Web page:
Back in March, when I began my plastic-free journey, I was riding high when it came to replacing my plastic milk jugs. Cartons are right there on the store shelf, an easy plastic-free choice. I bought milk, cream, half and half and even juice in the carton, and tossed it in my recycling. They have the recycling symbol right there on the side.
But then I toured Birmingham Recycling and Recovery, our local recycling facility, or MRF (Material Recovery Facility), and found out that, nope, they don’t recycle waxed or coated cartons. That field trip set me on the right track for recycling well, but in a tailspin over dairy. I sent out an SOS to my Facebook community:
The saga for finding responsible alternatives to single-use plastic continues....
Awhile back I called our local recycling facility and was told these cartons ARE accepted in our curbside recycling program, but today I found out that they are actually NOT accepted in our area (wax coated...it says it on some of their recycling symbols if you’re curious).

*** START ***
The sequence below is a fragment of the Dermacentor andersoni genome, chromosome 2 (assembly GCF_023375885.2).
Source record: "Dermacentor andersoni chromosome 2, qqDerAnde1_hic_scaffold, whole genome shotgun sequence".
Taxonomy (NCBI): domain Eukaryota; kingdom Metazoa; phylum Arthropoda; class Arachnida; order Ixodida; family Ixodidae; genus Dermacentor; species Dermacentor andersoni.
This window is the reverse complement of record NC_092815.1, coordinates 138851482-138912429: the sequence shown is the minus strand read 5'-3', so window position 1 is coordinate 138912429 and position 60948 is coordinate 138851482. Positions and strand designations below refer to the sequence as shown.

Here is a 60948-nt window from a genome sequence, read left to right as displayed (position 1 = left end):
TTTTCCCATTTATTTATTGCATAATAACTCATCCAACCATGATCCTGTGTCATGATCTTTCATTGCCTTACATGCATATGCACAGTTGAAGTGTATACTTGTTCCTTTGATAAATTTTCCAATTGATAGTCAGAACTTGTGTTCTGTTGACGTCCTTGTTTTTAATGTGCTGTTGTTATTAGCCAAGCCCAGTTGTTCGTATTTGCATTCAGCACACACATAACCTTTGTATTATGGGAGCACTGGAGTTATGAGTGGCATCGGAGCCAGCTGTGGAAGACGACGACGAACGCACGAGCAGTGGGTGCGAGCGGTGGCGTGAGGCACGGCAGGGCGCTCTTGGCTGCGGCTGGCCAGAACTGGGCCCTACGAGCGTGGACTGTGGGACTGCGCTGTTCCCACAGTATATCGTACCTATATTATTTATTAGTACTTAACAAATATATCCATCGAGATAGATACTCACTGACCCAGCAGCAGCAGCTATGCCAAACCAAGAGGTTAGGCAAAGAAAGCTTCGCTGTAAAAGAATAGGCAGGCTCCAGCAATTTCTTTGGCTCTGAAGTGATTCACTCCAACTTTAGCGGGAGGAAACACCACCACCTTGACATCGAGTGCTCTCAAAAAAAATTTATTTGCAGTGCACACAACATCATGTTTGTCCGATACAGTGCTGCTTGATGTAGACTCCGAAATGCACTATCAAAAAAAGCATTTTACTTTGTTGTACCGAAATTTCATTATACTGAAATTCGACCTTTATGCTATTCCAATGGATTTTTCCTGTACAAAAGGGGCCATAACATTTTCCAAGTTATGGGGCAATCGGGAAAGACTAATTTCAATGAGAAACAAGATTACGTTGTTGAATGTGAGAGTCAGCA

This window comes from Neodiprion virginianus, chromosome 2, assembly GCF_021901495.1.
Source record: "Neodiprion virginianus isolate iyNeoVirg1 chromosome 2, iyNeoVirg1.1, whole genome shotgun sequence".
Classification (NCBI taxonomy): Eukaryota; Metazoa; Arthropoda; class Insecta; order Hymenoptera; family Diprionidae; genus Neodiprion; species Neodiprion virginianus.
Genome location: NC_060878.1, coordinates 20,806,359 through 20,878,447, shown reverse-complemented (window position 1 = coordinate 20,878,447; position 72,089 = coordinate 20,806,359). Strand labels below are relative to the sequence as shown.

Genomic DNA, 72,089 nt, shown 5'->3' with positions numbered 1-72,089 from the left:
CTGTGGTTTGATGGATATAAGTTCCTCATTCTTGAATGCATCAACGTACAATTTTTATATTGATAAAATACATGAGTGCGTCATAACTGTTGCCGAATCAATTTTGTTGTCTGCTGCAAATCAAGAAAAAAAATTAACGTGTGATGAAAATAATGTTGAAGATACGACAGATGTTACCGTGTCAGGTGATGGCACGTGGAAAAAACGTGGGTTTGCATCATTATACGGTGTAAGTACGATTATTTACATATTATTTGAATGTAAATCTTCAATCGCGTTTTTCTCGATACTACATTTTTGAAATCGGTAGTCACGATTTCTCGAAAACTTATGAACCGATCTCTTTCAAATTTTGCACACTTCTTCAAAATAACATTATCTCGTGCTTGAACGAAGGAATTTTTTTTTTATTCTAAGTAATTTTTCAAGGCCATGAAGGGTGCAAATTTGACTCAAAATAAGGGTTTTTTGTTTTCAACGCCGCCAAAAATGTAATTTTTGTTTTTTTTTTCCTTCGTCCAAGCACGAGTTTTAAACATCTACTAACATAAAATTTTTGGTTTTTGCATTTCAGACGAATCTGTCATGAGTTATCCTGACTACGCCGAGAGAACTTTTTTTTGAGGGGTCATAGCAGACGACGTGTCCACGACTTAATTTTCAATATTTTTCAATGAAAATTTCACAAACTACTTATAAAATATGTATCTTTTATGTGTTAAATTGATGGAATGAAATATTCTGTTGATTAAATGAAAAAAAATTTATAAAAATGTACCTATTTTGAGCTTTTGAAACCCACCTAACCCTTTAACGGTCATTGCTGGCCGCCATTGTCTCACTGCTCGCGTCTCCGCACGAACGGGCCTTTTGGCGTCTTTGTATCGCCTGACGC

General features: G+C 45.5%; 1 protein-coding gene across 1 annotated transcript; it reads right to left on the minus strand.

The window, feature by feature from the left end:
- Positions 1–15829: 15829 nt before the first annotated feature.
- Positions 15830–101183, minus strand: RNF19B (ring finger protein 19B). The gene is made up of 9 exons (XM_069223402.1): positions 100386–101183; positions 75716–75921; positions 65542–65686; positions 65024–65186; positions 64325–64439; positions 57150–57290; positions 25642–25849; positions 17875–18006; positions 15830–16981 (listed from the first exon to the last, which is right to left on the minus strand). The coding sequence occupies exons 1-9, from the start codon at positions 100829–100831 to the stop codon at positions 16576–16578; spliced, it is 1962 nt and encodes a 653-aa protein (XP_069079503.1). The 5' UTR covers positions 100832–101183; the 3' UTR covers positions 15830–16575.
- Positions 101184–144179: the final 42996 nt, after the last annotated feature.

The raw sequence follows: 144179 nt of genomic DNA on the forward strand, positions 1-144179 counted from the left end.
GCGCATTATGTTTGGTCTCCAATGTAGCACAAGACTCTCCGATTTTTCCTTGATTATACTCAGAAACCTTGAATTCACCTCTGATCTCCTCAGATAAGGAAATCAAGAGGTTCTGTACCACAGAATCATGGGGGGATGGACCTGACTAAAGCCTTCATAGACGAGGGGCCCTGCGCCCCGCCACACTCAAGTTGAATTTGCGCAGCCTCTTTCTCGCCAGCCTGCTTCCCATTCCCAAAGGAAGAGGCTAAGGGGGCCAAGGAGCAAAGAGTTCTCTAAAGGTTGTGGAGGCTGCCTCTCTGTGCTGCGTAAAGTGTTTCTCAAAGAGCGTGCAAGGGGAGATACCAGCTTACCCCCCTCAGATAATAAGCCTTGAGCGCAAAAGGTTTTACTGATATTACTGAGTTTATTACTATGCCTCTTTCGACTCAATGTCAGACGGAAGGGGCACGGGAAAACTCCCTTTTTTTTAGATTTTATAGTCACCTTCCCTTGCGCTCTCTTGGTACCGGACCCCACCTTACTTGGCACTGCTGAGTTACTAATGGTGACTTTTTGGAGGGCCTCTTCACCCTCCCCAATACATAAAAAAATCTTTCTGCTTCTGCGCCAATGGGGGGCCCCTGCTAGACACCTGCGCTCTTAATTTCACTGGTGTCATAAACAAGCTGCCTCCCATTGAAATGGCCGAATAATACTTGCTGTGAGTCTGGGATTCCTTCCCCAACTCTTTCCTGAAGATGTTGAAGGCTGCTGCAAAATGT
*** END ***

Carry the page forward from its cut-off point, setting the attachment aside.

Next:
So while they are mostly plastic-free, they go in the trash.
Which leads me to think more about waste. With the Chinese ban on our recycling exports, I am aiming to cut down on our plastic use, and waste in general. Since plastic remains in the environment for way too long (like forever), cartons seemed a better alternative in case they never made it to be recycled.
But if they now go straight in the trash.... What’s a girl to do?